June 8, 2015
May 15, 2015
As you can see, I’ve taken out the paper mache again, so that I can make a Thing. It’s a secret project. I might post pictures of the finished thing, or I might not, because there are some extenuating circumstances. How’s that for mysterious? Anyway, this bit is what I did Wednesday. I worked on Phase 2 last night, and left a wet sopping mess to dry overnight. (I love living in an arid part of the country, where paper mache actually dries overnight. I was reading one set of instructions that suggested putting your paper mache in the oven to dry, and that just sounded like a disaster waiting to happen. Or maybe that’s just my oven.)
When I got up this morning and took a look at it? Ooooooooh, it’s lookin’ really good! I’m really excited! Next step: paint.
May 6, 2015
1. Decide to do a Thing.
2. Study other examples of that Thing.
3. Read up on how other people have done that Thing.
4. Practice doing that Thing.
5. Get feedback from experienced Thing doers.
6. Do that Thing some more.
7. Put that Thing out there.
8. Repeat forever.
July 30, 2014
Turns out I’m not the only one going through a belongings purge and cleaning out the boxes from the basement and so forth. My parents are cleaning out, too, which means the last few times they’ve been to my house, they’ve brought. . . boxes. Of. . .stuff. They say, “This is yours now,” and leave me to deal with it. It’s hardly fair, as this has given me even more to clean out than I planned on. My strategy is to not even let these boxes get to the basement. Go through them immediately, throw stuff out, send them to the thrift store. I’ve done pretty well so far. Most of it has been toys I didn’t even remember we had, leading to the oft repeated phrase, “Why did we even keep this?” Answer: They got put in a box twenty years ago and no one looked at them until now. And I can’t just throw away the boxes, because I’ve also discovered true treasures, like old Muppets toys, that I will not get rid of.
Then one of the boxes turned out to be filled with art projects. My art projects, from when I was a wee small one. Seems I took a pottery class when I was probably in second or third grade. I made a lot of. . .stuff in that class.
What do you do with this kind of thing? I actually remember making most of it. I just hadn’t thought about it in thirty years. And Mom saved it all.
I think the assignment on this one was making 3-D maps of an imaginary place. We built up a mold of rocks and newspaper and things to make contours. I actually kind of like it, but it’s huge, like the size of a small watermelon.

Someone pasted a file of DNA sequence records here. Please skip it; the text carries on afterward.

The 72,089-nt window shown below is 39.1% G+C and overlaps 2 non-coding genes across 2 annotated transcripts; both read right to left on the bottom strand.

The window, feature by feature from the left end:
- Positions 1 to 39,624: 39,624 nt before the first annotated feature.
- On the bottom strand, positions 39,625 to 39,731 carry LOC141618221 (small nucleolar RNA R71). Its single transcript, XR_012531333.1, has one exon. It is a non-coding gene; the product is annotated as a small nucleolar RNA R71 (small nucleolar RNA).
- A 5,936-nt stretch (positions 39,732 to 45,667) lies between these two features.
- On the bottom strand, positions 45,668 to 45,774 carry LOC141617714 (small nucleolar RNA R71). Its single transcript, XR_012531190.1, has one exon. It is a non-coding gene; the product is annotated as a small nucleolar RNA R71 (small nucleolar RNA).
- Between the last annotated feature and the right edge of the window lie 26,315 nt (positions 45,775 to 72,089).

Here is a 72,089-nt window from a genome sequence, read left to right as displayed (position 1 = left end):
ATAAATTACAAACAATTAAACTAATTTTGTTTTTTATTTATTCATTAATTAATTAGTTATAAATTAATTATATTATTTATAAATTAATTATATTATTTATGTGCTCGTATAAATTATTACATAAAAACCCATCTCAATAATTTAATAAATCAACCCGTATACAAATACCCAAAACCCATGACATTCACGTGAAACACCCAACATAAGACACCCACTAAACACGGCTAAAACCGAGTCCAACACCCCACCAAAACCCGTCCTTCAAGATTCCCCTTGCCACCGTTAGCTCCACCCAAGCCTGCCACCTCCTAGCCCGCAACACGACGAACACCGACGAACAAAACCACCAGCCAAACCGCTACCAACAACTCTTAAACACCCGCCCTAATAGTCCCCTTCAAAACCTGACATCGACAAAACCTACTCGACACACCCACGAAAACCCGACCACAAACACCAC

This was supposed to be a self portrait. We will speak no more of it.
Another bust, done a few years later for a different class. I kind of like this one. I’ll probably end up putting it in one of the herb planter boxes for decoration, and to scare off bugs.
Seriously, guys, there was a whole box of this stuff. Art, you know? Not good art, but still. It felt really weird when I took a hammer to most of it. That’s right, except for a couple of little pieces I saved, I smashed the whole box into little pieces, which then went into the bottom of flower pots and planters during my last round of gardening. So, recycling, which felt pretty good. Still, it was weird destroying art.
But I think it’ll all be happier providing drainage for flowerpots.
July 7, 2014
My brother and his family came to visit this weekend, as we all gathered to celebrate my grandparents’ 65th wedding anniversary (!!!). I got to do something pretty darned special: I took my niece riding. This was one of the things on my auntie bucket list — I’m the horse person in the family, and every little girl needs to ride a pony at least once, so I really wanted to make this happen. We were a bit worried that Emmy wouldn’t be into it — horses are big animals, and if she’d decided she didn’t want anything to do with them, well, that would have been fine.
But see, right now I have access to Thumbelina, who is 13.1 hh — very kid sized. Perfect opportunity. Emmy did great:
(Thumbelina did great, too.) Emmy even helped brush Thumbles’ tail. She didn’t want to get off. Her parents may be doomed, and my work here is done.
When we got home, I remembered that one of my Breyer horses is a little bay Shetland pony that looks very much like Thumbelina, so I gave it to Emmy. Niece’s first Breyer! She’s only two and a half, and doesn’t quite get that not all toys should be thrown around. I had to close my eyes a couple of times, lest I see one of my beloved ponies take damage. But hey, she has her first horse, and that’s important, at least to me.